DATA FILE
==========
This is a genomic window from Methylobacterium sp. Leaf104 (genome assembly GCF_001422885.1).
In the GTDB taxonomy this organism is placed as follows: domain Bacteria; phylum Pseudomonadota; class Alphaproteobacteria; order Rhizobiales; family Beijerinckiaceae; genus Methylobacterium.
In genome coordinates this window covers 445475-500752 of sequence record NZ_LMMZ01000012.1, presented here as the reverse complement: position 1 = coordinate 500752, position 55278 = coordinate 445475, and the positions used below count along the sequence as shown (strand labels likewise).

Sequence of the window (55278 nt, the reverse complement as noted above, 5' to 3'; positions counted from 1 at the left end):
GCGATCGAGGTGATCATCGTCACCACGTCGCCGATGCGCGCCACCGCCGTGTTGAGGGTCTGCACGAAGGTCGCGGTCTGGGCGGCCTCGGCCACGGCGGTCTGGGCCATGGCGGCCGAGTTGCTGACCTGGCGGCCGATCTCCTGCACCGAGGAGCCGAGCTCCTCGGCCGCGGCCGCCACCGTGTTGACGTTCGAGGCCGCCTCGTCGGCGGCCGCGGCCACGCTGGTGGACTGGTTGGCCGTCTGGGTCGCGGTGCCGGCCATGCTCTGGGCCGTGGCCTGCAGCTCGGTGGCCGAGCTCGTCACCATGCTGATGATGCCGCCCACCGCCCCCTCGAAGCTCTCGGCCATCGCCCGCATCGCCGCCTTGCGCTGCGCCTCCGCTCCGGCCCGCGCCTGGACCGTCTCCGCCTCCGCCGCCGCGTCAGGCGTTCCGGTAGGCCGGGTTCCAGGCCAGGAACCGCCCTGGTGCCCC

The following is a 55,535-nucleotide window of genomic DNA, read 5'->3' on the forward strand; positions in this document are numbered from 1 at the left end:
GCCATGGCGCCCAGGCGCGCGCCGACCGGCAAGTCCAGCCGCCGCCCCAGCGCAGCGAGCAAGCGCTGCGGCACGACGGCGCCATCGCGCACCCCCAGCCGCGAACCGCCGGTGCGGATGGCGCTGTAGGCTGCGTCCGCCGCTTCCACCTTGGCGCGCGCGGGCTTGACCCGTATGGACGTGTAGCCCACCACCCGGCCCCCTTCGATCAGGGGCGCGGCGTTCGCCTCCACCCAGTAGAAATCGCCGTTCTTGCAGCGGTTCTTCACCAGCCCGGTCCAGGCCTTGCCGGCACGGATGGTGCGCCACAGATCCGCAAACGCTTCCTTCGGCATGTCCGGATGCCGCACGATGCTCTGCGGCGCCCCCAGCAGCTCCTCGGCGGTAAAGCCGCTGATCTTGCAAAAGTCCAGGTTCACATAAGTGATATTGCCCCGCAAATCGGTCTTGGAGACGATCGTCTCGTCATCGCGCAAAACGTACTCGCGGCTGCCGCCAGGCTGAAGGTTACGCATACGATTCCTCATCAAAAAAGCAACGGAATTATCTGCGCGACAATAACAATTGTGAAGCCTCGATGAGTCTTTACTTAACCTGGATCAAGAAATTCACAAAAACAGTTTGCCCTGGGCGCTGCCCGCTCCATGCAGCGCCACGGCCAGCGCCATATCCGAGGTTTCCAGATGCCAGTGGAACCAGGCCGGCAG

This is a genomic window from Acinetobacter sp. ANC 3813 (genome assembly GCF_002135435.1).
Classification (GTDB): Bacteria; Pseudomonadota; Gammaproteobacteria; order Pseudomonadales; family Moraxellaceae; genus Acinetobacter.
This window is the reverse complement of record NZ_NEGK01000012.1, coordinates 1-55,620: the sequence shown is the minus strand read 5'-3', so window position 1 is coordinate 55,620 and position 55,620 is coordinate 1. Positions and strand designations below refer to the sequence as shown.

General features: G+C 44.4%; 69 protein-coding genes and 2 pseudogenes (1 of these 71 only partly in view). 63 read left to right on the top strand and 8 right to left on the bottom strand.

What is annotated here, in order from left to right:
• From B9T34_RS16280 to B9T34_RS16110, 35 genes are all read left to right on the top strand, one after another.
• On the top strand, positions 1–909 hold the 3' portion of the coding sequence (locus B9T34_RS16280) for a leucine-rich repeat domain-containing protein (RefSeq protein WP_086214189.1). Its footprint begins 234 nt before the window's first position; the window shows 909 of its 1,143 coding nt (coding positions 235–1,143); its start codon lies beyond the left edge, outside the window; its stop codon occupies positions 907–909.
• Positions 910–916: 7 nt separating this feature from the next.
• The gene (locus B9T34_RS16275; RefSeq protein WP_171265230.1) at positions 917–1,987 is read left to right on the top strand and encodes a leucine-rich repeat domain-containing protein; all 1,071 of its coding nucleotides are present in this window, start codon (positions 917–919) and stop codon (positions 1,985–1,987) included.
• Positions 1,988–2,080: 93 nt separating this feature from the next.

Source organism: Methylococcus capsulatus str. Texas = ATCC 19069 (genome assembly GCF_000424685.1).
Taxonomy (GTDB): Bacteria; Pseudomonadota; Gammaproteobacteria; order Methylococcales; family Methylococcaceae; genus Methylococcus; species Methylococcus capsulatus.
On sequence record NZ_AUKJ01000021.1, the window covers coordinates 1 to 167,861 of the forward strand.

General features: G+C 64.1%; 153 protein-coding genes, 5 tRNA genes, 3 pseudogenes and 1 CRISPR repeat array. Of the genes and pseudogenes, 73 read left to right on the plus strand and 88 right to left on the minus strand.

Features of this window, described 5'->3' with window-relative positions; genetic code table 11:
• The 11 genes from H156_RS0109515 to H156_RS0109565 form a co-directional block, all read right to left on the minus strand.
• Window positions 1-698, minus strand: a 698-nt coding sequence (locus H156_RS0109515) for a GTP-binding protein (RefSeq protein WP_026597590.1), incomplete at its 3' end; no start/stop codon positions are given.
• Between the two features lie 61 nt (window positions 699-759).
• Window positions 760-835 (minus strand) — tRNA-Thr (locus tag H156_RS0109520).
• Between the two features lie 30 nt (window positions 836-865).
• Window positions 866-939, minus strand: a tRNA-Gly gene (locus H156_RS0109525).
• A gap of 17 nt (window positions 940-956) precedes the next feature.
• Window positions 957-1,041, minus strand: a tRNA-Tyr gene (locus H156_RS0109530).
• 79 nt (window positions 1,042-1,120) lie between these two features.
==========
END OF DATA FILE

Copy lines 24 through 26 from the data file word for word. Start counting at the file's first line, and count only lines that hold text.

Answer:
• Window positions 1-698, minus strand: a 698-nt coding sequence (locus H156_RS0109515) for a GTP-binding protein (RefSeq protein WP_026597590.1), incomplete at its 3' end; no start/stop codon positions are given.
• Between the two features lie 61 nt (window positions 699-759).
• Window positions 760-835 (minus strand) — tRNA-Thr (locus tag H156_RS0109520).